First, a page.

Nikola Tesla

July 10th, 2013

I guess today is Tesla’s birthday from some of the posts on the internet.  Having been a fan before all of the pop hype, I felt that I should write something.

Dealing with large electrical motors and their designs, I started to become interested in the design of the slip (induction) motor designs in the 1980s.  It seemed so elegant even around a century after invention.  That, of course, led me to read a little bit about the inventor when I discovered Mr. Tesla.

To digress a little bit, an induction motor was quite novel at the time.  Motors at that time required brushes to bring electricity to the rotor (part that turns) and create a magnetic field.  The stator (coils in the housing) would create a magnetic field and kind of always relatively the same at least with respect to the rotor.  Tesla decided to change that and make the magnetic field rotate in the stator using three (3) phase alternating current (AC).  Not only that, he was able to get rid of the brushes and use the rotating field to induce current into the rotor to create a magnetic field which interacted with the rotating field to cause the rotor to spin.  It is a very elegant idea and quite an interesting control system as the loaded motor slows down but then the relative speed causes more torque to bring it back.  This system also gets rid of the brushes which saves quite a bit on maintenance.  About the only drawback is that it is not a constant speed under varying loads.  With solid state electronics today, we can compensate for that, though.  They could back then if they had control over the generator speed.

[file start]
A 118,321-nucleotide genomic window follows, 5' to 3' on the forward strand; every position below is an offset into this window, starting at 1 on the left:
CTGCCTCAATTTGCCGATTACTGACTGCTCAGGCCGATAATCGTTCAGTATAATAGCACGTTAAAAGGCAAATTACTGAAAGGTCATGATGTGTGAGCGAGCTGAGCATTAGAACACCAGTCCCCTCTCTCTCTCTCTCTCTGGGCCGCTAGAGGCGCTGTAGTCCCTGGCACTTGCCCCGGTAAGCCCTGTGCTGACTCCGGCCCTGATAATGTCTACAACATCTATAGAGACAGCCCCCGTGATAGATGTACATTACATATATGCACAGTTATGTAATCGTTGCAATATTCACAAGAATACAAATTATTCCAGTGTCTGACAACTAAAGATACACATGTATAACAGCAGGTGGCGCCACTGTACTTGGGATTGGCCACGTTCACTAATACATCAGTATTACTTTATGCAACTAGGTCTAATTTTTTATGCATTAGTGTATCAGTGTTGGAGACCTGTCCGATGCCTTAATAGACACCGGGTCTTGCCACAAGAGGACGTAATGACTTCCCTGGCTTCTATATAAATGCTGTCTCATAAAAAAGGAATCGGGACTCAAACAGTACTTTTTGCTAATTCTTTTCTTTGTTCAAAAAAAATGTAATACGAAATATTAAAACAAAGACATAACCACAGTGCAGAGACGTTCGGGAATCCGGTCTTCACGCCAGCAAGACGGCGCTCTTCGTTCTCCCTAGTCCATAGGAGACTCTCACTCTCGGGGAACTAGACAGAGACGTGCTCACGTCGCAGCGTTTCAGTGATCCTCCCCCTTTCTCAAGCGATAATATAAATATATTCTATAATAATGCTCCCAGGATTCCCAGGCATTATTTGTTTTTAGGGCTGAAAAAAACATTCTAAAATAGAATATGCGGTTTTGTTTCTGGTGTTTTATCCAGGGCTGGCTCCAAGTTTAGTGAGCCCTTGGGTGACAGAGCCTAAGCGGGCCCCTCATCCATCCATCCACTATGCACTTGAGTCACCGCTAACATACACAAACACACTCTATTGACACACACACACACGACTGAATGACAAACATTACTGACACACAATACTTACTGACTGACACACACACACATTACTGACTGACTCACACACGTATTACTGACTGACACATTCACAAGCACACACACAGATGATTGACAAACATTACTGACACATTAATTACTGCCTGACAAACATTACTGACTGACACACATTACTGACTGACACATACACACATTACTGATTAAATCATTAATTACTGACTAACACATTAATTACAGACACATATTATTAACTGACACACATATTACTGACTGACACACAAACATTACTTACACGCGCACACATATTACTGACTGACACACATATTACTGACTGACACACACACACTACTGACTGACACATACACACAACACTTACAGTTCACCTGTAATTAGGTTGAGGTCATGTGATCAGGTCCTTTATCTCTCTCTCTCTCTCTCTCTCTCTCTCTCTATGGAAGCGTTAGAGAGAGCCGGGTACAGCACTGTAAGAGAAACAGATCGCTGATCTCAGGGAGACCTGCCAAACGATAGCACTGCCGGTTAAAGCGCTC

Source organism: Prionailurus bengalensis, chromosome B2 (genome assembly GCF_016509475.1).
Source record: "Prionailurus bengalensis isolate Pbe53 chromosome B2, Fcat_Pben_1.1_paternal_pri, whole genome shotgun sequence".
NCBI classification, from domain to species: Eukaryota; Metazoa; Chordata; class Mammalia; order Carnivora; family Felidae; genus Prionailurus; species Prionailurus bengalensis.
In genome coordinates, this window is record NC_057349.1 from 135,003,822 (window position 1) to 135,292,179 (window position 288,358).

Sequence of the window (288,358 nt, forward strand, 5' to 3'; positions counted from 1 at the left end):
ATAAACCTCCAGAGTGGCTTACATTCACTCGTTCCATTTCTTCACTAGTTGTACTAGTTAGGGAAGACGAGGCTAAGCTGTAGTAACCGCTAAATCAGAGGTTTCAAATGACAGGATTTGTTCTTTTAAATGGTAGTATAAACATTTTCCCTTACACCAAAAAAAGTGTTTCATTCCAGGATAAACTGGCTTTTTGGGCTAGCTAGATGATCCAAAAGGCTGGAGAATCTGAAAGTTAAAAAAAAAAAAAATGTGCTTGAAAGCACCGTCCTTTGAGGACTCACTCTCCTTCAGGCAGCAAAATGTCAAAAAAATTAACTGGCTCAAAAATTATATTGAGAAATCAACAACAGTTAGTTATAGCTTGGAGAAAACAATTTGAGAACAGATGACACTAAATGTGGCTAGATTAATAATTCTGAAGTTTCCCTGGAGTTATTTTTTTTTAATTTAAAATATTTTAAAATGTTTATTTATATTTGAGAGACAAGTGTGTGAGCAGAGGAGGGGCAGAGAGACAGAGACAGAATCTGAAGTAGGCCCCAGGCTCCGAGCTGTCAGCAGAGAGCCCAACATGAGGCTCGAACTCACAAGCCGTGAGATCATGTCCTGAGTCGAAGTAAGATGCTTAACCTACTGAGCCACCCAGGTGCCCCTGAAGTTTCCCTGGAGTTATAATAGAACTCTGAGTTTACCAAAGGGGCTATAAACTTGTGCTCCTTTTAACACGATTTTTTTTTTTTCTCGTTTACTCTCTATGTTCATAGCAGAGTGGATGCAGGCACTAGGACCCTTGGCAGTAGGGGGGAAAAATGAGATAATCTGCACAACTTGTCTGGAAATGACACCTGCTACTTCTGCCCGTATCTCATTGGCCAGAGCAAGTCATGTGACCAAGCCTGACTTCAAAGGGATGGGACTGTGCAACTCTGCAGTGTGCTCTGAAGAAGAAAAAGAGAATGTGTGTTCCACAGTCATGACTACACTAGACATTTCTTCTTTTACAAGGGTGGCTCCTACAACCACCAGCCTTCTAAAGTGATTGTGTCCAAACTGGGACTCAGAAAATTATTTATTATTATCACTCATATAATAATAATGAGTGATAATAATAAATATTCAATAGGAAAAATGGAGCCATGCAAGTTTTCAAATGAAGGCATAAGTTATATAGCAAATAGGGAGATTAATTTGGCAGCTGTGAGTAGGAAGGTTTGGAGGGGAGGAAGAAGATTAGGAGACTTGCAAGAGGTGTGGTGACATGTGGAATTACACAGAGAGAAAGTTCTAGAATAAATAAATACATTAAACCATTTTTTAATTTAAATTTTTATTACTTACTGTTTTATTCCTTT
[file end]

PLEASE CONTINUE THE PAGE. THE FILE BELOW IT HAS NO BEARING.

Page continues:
I will just recant some things that I learned about him over the years:

1)  Edison was a sort of hero to Tesla.  Tesla finally got to go visit him around 1884 and Edison gave him some work on the spot.  Later Edison promised him $50k to increase the efficiency of Edison’s generators.  Tesla worked hard and finished the work in a few months since he wanted the money for a research lab.  Edison said that the $50k was a joke.  Tesla quit and that was the end of his views of Edison as a hero (I think it ended earlier as he got to know the man).  Tesla was pro-AC and Edison was pro-DC (direct current).  This later led to the “War Of The Currents”

2)  War Of The Currents:  Edison had an established DC power infrastructure in place in NYC.  Tesla’s ideas jeopardized his business and so Edison instigated public sentiment against AC by having a “road show” go around and electrocute animals to show the dangers of AC.  I saw a video from the time showing an Elephant being shocked to death.  AC was superior to DC in that it could be stepped up/down in voltage for efficient long distance transmission so was a threat to Edison’s business especially when Tesla was hired to consult on the Niagara Falls Power Project (hydroelectric) which could send power all the way to NYC.  Edison also recommended AC to be used for the first execution using electricity which failed miserably and made Edison look bad.  Side Note:  I was able to see inside the old generator building on a visit to Niagara.  It was closed but there was an open door so I got to look around for a bit undisturbed and got a real feel for the history and time.